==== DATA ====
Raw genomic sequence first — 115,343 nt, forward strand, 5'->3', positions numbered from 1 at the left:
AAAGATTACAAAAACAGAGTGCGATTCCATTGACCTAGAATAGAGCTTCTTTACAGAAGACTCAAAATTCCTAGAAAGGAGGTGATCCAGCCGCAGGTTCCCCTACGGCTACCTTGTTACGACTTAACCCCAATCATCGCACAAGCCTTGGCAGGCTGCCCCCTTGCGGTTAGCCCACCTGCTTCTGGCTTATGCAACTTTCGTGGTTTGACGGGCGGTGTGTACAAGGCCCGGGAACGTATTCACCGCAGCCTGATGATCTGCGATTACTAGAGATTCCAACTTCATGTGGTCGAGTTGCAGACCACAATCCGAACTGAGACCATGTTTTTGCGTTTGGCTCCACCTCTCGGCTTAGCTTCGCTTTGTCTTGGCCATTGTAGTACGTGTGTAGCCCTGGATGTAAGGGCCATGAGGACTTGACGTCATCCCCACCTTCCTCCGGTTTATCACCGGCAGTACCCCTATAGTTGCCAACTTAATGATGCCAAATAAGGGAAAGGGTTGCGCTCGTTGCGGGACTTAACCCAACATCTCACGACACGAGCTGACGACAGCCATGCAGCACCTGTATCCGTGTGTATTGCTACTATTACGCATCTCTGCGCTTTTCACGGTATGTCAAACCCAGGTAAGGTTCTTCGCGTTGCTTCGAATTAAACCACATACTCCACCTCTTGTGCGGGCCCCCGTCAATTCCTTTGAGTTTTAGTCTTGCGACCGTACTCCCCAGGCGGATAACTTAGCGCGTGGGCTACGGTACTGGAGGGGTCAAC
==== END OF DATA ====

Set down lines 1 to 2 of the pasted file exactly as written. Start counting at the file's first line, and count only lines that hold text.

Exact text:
Raw genomic sequence first — 115,343 nt, forward strand, 5'->3', positions numbered from 1 at the left:
AAAGATTACAAAAACAGAGTGCGATTCCATTGACCTAGAATAGAGCTTCTTTACAGAAGACTCAAAATTCCTAGAAAGGAGGTGATCCAGCCGCAGGTTCCCCTACGGCTACCTTGTTACGACTTAACCCCAATCATCGCACAAGCCTTGGCAGGCTGCCCCCTTGCGGTTAGCCCACCTGCTTCTGGCTTATGCAACTTTCGTGGTTTGACGGGCGGTGTGTACAAGGCCCGGGAACGTATTCACCGCAGCCTGATGATCTGCGATTACTAGAGATTCCAACTTCATGTGGTCGAGTTGCAGACCACAATCCGAACTGAGACCATGTTTTTGCGTTTGGCTCCACCTCTCGGCTTAGCTTCGCTTTGTCTTGGCCATTGTAGTACGTGTGTAGCCCTGGATGTAAGGGCCATGAGGACTTGACGTCATCCCCACCTTCCTCCGGTTTATCACCGGCAGTACCCCTATAGTTGCCAACTTAATGATGCCAAATAAGGGAAAGGGTTGCGCTCGTTGCGGGACTTAACCCAACATCTCACGACACGAGCTGACGACAGCCATGCAGCACCTGTATCCGTGTGTATTGCTACTATTACGCATCTCTGCGCTTTTCACGGTATGTCAAACCCAGGTAAGGTTCTTCGCGTTGCTTCGAATTAAACCACATACTCCACCTCTTGTGCGGGCCCCCGTCAATTCCTTTGAGTTTTAGTCTTGCGACCGTACTCCCCAGGCGGATAACTTAGCGCGTGGGCTACGGTACTGGAGGGGTCAAC